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WW1 Fluoroscopic X RAY Screen.
Early screens like these incorporated a substance which when bombarded by the X-Rays from the tube (Item A0198) powered by the induction coil (Item A0136)interact with atoms on the screen giving their energy to the electrons,(photoelectric effect) a small amount of this energy is given off as light. The rays pass through the subject hitting the screen, dense materials absorb the rays, soft ones do not, causing a shadow effect.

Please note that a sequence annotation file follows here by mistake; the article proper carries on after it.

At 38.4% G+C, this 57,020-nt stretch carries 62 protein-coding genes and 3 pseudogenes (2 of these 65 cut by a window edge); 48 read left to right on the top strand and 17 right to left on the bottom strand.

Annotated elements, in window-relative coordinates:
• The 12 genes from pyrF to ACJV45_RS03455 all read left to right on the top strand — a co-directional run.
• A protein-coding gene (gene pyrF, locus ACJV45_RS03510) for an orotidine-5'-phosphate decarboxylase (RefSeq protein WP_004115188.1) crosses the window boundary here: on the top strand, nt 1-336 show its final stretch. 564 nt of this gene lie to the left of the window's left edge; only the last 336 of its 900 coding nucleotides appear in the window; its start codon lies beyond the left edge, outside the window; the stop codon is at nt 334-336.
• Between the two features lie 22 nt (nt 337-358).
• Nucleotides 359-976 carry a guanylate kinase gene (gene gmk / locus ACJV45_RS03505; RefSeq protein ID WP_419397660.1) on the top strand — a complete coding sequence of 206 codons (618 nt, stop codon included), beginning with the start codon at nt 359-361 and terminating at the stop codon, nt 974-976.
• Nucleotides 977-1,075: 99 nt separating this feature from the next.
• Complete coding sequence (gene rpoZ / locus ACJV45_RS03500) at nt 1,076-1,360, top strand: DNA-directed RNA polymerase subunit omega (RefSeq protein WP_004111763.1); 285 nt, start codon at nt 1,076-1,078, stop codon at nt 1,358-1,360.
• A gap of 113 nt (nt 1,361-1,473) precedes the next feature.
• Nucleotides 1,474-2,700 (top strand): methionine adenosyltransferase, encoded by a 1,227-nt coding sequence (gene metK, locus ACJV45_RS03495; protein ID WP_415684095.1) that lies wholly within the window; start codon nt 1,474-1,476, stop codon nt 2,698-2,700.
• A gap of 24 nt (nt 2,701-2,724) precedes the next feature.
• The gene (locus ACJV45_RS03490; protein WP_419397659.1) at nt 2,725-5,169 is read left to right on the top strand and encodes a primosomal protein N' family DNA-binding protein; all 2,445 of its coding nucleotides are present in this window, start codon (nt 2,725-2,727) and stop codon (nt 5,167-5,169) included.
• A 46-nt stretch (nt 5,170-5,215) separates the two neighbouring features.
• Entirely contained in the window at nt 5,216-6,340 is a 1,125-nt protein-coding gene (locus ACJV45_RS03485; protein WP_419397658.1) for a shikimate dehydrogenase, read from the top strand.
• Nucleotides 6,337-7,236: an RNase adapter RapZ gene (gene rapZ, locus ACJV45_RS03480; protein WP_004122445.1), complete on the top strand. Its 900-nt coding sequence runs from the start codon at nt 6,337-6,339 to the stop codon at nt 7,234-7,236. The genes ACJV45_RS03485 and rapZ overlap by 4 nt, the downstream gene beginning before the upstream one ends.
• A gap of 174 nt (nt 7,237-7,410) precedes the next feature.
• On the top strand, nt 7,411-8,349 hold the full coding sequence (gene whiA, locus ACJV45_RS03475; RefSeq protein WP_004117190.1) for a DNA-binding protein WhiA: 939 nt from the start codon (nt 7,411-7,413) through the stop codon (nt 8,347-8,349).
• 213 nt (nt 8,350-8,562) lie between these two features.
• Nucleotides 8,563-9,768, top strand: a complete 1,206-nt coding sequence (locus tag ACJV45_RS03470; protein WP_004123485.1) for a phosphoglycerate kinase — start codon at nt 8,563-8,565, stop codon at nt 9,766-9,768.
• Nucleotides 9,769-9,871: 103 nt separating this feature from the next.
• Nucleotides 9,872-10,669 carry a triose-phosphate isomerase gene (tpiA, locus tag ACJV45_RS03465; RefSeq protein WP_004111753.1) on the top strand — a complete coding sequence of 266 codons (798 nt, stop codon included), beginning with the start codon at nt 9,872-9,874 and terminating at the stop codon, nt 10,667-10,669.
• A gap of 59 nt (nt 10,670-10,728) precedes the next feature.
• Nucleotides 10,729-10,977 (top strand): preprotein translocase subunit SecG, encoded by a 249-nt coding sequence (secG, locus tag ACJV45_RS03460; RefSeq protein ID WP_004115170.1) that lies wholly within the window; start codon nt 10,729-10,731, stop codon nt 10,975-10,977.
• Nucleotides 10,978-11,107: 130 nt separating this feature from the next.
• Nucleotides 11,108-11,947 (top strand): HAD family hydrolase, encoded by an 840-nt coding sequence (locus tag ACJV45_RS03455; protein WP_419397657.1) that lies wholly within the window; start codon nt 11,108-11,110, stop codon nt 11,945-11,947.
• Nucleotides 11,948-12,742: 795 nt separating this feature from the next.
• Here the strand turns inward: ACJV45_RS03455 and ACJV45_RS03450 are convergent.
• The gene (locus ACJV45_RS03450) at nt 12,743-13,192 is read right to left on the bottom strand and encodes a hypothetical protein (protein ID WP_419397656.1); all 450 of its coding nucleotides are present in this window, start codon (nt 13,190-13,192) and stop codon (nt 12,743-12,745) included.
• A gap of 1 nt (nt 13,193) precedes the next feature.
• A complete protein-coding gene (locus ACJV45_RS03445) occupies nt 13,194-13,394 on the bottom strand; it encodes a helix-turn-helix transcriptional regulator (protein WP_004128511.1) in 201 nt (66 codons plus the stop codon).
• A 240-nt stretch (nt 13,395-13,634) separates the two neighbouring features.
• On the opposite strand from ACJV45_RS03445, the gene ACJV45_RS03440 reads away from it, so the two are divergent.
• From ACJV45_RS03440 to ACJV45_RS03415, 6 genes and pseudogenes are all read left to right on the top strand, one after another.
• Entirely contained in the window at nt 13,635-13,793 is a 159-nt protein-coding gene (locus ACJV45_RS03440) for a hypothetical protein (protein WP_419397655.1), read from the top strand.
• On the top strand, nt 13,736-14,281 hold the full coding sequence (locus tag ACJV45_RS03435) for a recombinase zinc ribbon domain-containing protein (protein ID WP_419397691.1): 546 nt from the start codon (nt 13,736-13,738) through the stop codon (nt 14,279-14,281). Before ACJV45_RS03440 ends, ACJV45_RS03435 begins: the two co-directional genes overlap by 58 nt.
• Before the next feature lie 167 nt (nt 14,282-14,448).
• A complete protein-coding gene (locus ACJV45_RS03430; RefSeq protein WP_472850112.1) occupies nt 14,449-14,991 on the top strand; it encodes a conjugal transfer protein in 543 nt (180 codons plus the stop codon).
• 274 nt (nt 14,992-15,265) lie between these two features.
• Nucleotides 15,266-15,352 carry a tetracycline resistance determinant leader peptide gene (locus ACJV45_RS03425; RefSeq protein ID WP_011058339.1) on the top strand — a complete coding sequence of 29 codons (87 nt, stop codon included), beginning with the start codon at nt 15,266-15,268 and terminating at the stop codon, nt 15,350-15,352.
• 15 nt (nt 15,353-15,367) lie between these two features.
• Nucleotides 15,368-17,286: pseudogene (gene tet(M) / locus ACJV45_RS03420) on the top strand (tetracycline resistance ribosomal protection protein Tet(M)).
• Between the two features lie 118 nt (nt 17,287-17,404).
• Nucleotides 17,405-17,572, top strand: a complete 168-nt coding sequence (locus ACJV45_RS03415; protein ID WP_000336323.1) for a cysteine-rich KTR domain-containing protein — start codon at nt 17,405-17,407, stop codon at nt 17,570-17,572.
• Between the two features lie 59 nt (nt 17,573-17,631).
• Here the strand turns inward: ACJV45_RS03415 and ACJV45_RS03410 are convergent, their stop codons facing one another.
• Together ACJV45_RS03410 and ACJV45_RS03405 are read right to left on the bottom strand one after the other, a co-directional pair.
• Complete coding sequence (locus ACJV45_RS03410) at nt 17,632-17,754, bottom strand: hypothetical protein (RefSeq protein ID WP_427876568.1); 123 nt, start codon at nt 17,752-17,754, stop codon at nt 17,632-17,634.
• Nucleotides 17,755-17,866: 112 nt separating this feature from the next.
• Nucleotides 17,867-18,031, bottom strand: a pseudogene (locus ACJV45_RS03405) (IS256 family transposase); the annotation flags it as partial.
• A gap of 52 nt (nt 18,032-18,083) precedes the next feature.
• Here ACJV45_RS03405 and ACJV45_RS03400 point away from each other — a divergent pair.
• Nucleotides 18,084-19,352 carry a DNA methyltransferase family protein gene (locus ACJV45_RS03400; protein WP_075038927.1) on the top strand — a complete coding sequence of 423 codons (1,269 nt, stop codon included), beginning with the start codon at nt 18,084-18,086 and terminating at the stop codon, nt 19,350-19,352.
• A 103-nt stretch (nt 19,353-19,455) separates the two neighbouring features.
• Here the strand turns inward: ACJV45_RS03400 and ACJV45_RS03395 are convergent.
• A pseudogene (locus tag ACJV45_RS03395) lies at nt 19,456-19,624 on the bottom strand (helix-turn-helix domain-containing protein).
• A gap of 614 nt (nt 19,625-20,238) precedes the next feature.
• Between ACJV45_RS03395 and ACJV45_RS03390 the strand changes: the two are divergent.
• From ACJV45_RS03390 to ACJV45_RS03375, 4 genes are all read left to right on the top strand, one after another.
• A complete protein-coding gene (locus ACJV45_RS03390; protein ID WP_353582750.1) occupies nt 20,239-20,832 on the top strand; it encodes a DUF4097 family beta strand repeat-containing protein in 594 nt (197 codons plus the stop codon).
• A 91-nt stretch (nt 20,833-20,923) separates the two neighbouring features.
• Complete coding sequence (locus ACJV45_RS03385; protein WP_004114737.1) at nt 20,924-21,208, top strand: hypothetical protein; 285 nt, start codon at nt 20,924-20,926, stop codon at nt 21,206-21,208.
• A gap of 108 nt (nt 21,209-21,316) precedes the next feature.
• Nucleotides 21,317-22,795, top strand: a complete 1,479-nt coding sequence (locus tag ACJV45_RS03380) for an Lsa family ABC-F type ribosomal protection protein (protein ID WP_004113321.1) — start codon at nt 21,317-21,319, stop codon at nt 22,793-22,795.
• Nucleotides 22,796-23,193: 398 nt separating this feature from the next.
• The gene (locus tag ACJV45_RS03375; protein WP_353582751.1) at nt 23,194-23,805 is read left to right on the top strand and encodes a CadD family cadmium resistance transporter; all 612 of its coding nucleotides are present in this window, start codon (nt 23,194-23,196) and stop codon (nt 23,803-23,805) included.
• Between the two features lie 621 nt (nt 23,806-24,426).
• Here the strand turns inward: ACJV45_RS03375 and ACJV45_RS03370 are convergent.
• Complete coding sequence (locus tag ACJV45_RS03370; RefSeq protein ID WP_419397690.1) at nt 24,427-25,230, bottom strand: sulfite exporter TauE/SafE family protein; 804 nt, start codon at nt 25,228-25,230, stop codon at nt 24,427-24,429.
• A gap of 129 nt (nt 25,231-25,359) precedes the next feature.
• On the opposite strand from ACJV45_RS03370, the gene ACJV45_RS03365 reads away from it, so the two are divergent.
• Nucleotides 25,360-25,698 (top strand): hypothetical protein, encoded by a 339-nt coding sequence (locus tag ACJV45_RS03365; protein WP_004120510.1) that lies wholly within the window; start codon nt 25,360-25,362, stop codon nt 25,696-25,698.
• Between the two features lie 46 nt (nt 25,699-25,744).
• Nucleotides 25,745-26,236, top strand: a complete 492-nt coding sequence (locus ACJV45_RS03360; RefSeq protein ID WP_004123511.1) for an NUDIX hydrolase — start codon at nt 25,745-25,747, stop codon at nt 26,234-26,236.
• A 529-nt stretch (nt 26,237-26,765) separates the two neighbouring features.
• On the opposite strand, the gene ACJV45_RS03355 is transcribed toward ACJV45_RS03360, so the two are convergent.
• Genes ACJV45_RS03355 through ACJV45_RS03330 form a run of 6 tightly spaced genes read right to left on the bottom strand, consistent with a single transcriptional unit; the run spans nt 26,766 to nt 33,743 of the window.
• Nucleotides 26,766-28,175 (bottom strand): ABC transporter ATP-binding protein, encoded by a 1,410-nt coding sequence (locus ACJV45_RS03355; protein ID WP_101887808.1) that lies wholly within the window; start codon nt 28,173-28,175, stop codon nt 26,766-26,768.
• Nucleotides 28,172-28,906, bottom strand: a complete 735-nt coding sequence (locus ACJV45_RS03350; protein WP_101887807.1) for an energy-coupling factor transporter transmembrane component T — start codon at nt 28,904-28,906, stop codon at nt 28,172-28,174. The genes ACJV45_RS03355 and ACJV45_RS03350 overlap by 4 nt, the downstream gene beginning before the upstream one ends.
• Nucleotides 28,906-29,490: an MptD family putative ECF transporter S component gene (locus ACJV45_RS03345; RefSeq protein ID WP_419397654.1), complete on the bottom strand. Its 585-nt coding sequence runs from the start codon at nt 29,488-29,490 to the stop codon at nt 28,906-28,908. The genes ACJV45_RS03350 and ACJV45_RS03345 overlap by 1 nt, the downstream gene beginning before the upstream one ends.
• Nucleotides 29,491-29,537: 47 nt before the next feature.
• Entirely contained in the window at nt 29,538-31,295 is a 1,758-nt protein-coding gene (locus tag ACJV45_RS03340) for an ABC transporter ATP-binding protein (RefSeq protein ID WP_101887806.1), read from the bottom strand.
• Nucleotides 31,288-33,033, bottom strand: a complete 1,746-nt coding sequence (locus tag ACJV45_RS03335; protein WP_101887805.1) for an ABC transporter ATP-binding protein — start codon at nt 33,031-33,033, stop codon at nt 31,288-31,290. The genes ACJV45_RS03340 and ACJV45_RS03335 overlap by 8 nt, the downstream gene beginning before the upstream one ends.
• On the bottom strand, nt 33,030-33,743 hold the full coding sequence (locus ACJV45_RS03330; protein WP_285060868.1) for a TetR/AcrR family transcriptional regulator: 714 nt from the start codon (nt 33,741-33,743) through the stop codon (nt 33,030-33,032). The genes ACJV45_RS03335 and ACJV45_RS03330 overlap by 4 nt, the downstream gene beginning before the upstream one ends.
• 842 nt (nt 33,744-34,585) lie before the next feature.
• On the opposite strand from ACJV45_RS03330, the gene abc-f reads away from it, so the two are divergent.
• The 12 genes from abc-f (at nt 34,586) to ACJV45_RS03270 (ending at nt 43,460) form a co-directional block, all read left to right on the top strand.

X-Ray tubes also produce Gamma rays, these are harmful causing burns to the skin and internal organs.
The maker of this screen, Frederick.R.Butt, died from the effects of over exposure to radiation on August 1st 1937 at the age of 60, he had been a member of the British Institute of Radiology since 1919.
The pointers on the face of the screen may have been used to locate a foreign body internally.
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- It's made with barium platinocyanide as the fluorescent material that glows under X-rays. They also used calcium tungstate, but that was not so yellow.
.......... Alastair Wright, Sheffield, 20th of September 2013